Fewer help-wanted advertisements appeared in newspapers across the country during March, a further indication of an anemic job market, a new survey shows.
"It could be months before a genuine turnaround in labor market conditions develops," said Kenneth Goldstein, an economist for the Conference Board, a business-research group that conducts the monthly survey."The recession may soon be over . . . but the labor market usually lags behind the general economy."
The board's Help-Wanted Advertising Index fell to 94 during March. That was down from 97 in February, 138 in March 1990 and was the lowest level in nearly eight years. It registered 100 in 1967.
The seasonally adjusted index measures the volume of job advertising in 51 newspapers nationwide, providing a useful gauge of employment conditions in various regions.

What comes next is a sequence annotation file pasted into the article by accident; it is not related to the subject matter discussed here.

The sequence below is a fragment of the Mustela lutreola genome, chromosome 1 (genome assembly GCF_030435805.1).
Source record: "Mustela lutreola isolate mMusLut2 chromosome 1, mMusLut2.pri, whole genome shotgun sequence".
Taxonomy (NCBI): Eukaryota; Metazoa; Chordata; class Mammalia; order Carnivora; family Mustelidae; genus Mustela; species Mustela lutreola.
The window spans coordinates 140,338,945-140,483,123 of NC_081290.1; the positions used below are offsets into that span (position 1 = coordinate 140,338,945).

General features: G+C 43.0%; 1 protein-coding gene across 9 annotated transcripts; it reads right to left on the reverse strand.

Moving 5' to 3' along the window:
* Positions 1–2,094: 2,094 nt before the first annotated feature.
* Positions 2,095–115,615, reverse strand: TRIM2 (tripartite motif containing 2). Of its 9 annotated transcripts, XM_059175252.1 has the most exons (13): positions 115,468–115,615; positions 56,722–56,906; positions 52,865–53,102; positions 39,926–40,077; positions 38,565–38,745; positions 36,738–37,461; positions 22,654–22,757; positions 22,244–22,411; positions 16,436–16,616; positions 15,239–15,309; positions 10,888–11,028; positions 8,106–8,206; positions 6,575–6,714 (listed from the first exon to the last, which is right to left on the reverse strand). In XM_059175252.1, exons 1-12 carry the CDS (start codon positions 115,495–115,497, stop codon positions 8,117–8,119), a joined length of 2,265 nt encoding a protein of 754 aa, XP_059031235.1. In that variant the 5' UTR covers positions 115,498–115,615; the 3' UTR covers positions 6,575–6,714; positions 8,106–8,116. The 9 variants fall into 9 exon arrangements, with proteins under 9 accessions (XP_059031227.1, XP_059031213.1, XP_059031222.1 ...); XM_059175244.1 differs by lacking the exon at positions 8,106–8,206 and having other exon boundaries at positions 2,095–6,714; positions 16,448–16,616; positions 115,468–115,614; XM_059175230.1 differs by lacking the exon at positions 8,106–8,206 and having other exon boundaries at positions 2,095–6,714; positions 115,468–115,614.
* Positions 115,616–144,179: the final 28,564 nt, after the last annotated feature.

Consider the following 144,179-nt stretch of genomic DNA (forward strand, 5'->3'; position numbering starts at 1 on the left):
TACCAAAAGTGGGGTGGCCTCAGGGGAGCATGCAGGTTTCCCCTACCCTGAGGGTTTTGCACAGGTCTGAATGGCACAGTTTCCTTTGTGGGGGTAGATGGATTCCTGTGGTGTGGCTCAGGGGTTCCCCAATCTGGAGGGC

"All this indicates that the recession is still in place; the average worker is still vulnerable," said Edward Yardeni, chief economist at the Wall Street investment firm of C.J. Lawrence Inc.
Among the hardest hit regions, the Conference Board's help-wanted survey showed, was the Northeast, which remains in the grips of a severe recession.
The Pacific Coast, including California and Washington state, and South Atlantic, which encompasses Maryland through Florida, also experienced sharp downturns, the board said.
The Southwest and Rockies were the least affected, it said.
Goldstein blamed the decline in March help-wanted ads largely on a continued shakeout in the service sector, from retailing to banking, following a hiring frenzy in the '80s. The more plentiful jobs, he said, remain in the high-tech and health-care fields.